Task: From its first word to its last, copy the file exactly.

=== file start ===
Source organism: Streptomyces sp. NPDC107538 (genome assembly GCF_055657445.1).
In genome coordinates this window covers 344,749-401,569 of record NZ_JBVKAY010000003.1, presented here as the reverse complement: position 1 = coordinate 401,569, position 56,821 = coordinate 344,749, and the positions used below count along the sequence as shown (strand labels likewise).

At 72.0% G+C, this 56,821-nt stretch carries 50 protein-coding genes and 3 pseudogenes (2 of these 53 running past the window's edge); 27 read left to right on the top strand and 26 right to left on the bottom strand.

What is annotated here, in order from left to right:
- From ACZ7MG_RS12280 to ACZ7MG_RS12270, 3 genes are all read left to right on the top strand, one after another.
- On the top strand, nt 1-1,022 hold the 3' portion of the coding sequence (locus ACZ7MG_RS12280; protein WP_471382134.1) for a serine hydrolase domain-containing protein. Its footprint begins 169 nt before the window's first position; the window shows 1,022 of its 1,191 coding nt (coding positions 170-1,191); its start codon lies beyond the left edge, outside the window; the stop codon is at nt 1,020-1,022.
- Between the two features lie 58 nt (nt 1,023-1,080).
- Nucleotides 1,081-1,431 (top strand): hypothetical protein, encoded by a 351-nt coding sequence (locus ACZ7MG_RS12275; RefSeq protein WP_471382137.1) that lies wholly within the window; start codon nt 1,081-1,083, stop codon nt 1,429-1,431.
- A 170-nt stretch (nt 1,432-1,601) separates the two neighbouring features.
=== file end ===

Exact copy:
Source organism: Streptomyces sp. NPDC107538 (genome assembly GCF_055657445.1).
In genome coordinates this window covers 344,749-401,569 of record NZ_JBVKAY010000003.1, presented here as the reverse complement: position 1 = coordinate 401,569, position 56,821 = coordinate 344,749, and the positions used below count along the sequence as shown (strand labels likewise).

At 72.0% G+C, this 56,821-nt stretch carries 50 protein-coding genes and 3 pseudogenes (2 of these 53 running past the window's edge); 27 read left to right on the top strand and 26 right to left on the bottom strand.

What is annotated here, in order from left to right:
- From ACZ7MG_RS12280 to ACZ7MG_RS12270, 3 genes are all read left to right on the top strand, one after another.
- On the top strand, nt 1-1,022 hold the 3' portion of the coding sequence (locus ACZ7MG_RS12280; protein WP_471382134.1) for a serine hydrolase domain-containing protein. Its footprint begins 169 nt before the window's first position; the window shows 1,022 of its 1,191 coding nt (coding positions 170-1,191); its start codon lies beyond the left edge, outside the window; the stop codon is at nt 1,020-1,022.
- Between the two features lie 58 nt (nt 1,023-1,080).
- Nucleotides 1,081-1,431 (top strand): hypothetical protein, encoded by a 351-nt coding sequence (locus ACZ7MG_RS12275; RefSeq protein WP_471382137.1) that lies wholly within the window; start codon nt 1,081-1,083, stop codon nt 1,429-1,431.
- A 170-nt stretch (nt 1,432-1,601) separates the two neighbouring features.